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Later this month, the University of Colorado’s Board of Regents will vote on whether to increase tuition for in-state students by nine percent. If passed, tuition would rise by $572 for in-state undergraduates, notes Boulder’s Daily Camera—a proposal that comes at a time when students and their parents are looking for ways to keep the cost of higher education down.
One idea that has emerged, writes the Colorado Daily, is for CU to offer accelerated, three-year degrees. CU-Boulder spokesman Bronson Hilliard confirms that deans and the provost have discussed the possibility, though no formal recommendation has been made.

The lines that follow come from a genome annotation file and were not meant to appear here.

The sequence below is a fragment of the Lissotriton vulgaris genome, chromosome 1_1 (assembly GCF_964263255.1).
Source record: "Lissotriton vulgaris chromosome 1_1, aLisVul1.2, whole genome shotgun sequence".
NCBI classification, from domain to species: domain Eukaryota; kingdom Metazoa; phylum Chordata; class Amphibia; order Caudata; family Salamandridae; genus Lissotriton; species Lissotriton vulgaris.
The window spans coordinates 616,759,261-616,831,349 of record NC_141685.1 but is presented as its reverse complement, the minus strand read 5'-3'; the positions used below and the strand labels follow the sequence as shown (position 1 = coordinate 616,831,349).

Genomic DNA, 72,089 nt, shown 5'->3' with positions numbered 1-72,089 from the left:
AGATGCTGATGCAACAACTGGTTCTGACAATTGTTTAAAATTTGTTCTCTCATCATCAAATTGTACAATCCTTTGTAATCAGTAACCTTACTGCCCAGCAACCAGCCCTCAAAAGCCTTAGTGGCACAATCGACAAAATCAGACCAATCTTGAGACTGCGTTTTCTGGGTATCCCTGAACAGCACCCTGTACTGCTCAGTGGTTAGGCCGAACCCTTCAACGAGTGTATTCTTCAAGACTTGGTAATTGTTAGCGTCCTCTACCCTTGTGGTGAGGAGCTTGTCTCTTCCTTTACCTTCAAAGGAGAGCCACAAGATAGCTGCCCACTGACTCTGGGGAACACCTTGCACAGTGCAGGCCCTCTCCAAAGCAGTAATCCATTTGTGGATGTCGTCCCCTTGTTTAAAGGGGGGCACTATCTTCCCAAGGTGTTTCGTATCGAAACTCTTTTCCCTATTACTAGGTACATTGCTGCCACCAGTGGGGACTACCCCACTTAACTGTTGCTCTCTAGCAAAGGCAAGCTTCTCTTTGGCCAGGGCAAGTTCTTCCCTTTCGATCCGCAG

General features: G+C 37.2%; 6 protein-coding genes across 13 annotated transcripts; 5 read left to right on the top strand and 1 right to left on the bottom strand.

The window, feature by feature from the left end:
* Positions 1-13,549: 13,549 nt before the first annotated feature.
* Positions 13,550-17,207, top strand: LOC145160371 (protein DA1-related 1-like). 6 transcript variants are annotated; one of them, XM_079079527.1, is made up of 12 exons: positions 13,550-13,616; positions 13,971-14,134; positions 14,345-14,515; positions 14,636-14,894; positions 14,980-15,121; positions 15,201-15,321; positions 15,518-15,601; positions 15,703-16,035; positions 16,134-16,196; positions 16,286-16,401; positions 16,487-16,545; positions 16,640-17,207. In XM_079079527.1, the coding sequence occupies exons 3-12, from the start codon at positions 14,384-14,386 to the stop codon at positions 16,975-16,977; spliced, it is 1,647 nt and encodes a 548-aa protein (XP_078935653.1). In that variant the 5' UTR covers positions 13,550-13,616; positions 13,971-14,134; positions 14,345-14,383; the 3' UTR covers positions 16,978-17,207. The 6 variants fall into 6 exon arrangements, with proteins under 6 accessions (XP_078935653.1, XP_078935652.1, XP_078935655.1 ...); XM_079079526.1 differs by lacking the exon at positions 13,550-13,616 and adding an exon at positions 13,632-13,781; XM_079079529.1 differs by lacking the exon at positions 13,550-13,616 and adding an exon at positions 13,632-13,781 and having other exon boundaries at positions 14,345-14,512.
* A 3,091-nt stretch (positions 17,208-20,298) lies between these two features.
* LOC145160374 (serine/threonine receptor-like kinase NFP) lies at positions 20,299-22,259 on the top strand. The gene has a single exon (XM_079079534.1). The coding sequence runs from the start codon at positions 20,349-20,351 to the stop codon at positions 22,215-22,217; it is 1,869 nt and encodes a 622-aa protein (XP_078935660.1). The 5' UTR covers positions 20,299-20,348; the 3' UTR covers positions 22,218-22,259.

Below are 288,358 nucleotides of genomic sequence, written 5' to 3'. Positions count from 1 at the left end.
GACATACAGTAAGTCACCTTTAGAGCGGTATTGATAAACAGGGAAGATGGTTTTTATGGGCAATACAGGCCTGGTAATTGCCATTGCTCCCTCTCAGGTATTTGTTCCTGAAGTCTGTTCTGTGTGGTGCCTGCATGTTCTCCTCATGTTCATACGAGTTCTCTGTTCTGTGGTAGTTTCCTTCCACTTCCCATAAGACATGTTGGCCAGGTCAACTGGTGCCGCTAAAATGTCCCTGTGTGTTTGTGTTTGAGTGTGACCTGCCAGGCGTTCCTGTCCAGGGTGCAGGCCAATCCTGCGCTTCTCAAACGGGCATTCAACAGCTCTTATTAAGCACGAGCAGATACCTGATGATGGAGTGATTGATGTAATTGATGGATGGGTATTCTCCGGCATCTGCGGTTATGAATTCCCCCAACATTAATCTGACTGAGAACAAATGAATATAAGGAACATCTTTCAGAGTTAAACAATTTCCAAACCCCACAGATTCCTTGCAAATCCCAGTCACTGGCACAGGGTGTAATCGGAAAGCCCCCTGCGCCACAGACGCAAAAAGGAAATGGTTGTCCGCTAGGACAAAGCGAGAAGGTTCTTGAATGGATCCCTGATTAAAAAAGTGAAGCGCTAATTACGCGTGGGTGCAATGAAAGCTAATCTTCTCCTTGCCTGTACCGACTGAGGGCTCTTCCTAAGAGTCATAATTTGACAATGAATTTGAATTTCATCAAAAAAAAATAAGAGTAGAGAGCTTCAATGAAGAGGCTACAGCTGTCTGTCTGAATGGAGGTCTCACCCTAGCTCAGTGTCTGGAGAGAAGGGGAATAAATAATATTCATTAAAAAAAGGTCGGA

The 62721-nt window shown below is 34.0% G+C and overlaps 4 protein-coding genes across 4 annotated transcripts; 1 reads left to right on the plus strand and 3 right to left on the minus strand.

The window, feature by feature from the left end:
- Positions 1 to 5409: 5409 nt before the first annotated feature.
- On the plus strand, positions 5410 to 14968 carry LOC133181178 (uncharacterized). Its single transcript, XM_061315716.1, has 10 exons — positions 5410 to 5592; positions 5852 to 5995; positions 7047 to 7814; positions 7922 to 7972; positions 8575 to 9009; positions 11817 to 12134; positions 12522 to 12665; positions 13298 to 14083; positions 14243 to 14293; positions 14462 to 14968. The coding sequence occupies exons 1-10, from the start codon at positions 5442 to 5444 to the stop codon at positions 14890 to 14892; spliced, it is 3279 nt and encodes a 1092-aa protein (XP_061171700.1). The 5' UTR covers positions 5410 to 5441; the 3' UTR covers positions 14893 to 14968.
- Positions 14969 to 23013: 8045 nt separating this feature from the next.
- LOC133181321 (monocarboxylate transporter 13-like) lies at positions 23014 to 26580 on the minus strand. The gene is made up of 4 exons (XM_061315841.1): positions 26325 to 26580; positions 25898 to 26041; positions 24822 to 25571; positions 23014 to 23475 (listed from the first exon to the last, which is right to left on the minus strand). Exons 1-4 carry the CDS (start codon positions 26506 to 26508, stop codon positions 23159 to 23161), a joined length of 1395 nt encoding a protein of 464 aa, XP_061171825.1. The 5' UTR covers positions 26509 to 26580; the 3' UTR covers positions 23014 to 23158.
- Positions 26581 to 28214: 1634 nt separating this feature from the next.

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Meanwhile, changes are coming down the pike in the student loan industry. On Sunday night, Democrats attached a student loan overhaul to health-care reform, eliminating a $60 billion program that provided support for private lenders, replacing it with a government program that lends directly to students (via The Washington Post). Amendments in the House now go to the Senate to end the subsidies that aim to generate billions of dollars in savings and create more funding for needy students who receive Pell grants.